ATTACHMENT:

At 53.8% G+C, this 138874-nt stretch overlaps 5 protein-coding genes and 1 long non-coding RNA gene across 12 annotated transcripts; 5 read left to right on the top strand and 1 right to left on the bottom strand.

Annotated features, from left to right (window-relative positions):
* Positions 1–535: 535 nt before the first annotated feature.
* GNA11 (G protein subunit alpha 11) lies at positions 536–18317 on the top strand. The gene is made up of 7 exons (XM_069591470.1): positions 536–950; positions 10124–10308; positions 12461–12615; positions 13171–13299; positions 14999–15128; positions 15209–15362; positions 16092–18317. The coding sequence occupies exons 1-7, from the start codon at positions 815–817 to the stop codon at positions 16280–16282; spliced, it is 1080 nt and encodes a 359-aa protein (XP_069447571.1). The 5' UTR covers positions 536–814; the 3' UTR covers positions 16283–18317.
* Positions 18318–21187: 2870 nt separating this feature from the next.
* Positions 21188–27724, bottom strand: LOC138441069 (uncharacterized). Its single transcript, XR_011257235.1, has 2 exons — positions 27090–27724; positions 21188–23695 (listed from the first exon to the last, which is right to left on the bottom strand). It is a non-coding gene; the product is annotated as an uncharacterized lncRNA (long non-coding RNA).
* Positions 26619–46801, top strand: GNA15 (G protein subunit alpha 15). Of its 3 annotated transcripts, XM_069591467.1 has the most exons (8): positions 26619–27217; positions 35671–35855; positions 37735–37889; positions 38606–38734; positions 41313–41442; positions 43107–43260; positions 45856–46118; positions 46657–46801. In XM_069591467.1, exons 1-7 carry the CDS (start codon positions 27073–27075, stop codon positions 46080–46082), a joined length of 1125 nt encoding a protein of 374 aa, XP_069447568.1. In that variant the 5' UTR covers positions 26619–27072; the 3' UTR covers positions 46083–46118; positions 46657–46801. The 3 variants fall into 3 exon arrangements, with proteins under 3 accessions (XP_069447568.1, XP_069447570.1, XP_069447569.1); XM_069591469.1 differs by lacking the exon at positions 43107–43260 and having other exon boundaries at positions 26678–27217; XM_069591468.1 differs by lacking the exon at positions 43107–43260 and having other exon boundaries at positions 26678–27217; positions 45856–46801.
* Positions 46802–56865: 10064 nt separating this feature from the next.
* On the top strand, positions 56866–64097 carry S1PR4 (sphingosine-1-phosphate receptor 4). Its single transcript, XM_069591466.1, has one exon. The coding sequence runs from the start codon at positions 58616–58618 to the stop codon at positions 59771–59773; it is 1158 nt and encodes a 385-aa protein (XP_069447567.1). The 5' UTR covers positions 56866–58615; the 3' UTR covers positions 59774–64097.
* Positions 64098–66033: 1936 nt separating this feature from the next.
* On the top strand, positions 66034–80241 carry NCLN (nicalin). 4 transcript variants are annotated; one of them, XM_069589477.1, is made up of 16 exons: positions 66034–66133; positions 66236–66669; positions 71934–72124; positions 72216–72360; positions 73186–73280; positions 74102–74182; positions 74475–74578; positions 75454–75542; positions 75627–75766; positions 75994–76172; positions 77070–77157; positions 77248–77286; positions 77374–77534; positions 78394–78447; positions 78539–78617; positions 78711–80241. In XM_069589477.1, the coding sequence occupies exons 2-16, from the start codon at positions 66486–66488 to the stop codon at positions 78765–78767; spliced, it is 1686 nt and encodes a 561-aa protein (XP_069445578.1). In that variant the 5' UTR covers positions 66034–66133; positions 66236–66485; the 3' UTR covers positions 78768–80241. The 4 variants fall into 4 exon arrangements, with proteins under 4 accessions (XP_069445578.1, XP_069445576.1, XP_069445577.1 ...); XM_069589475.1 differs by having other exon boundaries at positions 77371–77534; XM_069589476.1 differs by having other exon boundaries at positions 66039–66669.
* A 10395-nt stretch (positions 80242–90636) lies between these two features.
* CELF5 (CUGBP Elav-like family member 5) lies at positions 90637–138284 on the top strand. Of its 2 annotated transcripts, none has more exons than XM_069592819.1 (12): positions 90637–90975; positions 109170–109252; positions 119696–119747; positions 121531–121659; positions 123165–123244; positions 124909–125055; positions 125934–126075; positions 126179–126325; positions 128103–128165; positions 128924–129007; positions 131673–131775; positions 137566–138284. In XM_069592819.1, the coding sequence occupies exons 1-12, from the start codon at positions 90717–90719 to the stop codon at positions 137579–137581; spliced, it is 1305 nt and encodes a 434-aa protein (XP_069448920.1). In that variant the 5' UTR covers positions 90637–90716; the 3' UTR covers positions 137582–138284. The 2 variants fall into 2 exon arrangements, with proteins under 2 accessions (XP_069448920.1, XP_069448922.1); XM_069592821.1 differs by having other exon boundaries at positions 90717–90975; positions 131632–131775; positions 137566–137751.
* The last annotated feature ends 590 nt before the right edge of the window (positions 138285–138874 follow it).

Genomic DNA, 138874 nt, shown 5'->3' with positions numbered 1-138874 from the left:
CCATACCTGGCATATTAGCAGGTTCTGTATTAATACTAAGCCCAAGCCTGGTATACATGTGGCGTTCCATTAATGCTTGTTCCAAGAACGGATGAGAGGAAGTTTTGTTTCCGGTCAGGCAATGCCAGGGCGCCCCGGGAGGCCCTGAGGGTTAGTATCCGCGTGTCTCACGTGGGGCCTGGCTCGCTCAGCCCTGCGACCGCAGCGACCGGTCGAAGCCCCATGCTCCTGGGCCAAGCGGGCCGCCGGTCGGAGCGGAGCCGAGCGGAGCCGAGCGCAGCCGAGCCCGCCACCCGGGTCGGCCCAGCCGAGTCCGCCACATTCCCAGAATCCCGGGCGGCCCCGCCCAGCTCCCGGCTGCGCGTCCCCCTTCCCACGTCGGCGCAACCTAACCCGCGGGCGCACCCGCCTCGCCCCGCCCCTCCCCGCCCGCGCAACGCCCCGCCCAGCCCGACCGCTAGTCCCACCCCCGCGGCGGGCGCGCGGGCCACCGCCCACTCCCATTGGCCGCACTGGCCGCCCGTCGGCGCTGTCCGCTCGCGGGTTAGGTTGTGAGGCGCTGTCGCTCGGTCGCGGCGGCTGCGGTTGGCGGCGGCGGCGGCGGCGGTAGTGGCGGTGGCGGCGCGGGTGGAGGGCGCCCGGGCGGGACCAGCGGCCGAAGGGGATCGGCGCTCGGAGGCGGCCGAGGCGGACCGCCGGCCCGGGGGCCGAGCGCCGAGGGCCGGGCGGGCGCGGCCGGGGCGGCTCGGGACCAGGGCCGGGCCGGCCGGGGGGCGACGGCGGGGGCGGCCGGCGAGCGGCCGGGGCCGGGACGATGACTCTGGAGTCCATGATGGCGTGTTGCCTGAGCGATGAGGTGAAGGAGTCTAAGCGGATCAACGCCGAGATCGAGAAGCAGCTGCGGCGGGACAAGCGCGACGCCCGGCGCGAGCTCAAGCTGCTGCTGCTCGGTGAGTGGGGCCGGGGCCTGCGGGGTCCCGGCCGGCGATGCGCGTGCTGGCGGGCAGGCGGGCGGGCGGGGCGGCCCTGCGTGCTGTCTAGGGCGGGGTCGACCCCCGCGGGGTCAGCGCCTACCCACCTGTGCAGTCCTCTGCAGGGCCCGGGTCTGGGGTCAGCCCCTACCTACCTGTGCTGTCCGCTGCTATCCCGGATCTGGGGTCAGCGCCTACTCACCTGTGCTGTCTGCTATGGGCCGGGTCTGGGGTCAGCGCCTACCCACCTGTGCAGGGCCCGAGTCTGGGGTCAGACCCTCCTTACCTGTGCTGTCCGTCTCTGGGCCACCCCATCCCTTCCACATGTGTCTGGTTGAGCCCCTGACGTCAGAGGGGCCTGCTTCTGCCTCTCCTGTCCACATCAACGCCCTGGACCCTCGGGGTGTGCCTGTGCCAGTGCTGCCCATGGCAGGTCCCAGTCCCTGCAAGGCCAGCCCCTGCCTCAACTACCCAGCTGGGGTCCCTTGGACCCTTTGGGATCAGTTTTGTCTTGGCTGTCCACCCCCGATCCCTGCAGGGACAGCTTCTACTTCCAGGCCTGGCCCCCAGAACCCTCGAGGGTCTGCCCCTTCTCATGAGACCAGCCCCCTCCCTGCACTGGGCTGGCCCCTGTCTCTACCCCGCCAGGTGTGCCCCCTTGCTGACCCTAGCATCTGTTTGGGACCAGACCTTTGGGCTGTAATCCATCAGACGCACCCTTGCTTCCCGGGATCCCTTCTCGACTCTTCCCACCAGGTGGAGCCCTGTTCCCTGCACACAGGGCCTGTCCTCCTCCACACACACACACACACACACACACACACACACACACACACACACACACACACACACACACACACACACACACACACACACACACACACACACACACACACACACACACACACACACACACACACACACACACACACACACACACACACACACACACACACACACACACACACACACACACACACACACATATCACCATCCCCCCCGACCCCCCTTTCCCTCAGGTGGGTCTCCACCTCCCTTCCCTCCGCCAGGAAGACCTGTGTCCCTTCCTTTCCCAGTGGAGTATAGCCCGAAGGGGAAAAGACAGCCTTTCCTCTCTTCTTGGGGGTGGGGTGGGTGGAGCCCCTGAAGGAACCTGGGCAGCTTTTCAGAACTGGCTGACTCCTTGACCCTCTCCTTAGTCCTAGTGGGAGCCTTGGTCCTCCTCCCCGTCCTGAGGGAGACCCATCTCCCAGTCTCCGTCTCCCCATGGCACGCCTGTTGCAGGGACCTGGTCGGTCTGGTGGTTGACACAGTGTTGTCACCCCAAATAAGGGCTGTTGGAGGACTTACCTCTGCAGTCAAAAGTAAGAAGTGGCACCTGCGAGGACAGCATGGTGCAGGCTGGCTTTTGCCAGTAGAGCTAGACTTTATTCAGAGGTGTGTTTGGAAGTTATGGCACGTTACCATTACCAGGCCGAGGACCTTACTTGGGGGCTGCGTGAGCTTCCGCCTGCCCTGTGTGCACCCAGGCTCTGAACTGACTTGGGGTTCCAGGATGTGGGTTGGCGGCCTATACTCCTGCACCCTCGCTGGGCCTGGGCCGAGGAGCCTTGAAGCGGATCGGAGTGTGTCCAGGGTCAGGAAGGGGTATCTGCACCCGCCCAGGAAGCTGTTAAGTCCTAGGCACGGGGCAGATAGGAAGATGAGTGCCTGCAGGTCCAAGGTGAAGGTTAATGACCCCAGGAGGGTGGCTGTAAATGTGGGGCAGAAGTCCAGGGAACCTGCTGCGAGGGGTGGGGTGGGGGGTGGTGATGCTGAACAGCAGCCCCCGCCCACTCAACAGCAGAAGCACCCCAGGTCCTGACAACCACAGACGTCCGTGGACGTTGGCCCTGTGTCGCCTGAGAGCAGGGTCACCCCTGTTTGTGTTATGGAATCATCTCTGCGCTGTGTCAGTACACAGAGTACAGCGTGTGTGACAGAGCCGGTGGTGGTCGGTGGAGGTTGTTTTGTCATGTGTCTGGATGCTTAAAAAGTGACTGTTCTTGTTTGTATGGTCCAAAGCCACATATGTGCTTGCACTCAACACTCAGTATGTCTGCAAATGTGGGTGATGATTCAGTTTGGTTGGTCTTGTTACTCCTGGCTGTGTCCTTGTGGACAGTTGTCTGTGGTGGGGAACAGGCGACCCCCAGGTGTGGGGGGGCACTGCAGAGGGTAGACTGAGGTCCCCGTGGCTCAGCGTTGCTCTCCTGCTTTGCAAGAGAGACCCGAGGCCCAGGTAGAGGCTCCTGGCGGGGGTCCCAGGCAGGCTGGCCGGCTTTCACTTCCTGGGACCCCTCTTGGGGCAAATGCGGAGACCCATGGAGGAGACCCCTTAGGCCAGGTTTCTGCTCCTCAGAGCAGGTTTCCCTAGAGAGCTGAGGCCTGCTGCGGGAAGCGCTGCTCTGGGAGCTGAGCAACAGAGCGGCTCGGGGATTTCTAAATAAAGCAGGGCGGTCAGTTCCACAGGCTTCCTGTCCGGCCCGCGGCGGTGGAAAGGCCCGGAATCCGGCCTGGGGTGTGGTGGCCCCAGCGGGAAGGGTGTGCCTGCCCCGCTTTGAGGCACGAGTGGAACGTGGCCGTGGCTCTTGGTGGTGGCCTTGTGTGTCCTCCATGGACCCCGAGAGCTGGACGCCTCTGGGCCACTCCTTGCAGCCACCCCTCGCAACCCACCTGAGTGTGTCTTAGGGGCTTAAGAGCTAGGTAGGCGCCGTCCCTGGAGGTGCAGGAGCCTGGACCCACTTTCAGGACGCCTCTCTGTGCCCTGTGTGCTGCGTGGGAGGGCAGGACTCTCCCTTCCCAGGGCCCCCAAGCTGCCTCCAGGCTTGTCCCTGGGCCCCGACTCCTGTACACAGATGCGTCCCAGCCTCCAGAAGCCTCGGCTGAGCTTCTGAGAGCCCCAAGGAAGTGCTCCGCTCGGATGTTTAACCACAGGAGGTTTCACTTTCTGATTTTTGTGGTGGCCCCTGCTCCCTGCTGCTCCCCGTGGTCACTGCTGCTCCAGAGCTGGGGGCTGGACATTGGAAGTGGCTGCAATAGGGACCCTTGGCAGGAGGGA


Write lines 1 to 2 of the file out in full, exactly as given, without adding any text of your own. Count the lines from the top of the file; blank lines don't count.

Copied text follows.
At 53.8% G+C, this 138874-nt stretch overlaps 5 protein-coding genes and 1 long non-coding RNA gene across 12 annotated transcripts; 5 read left to right on the top strand and 1 right to left on the bottom strand.

Annotated features, from left to right (window-relative positions):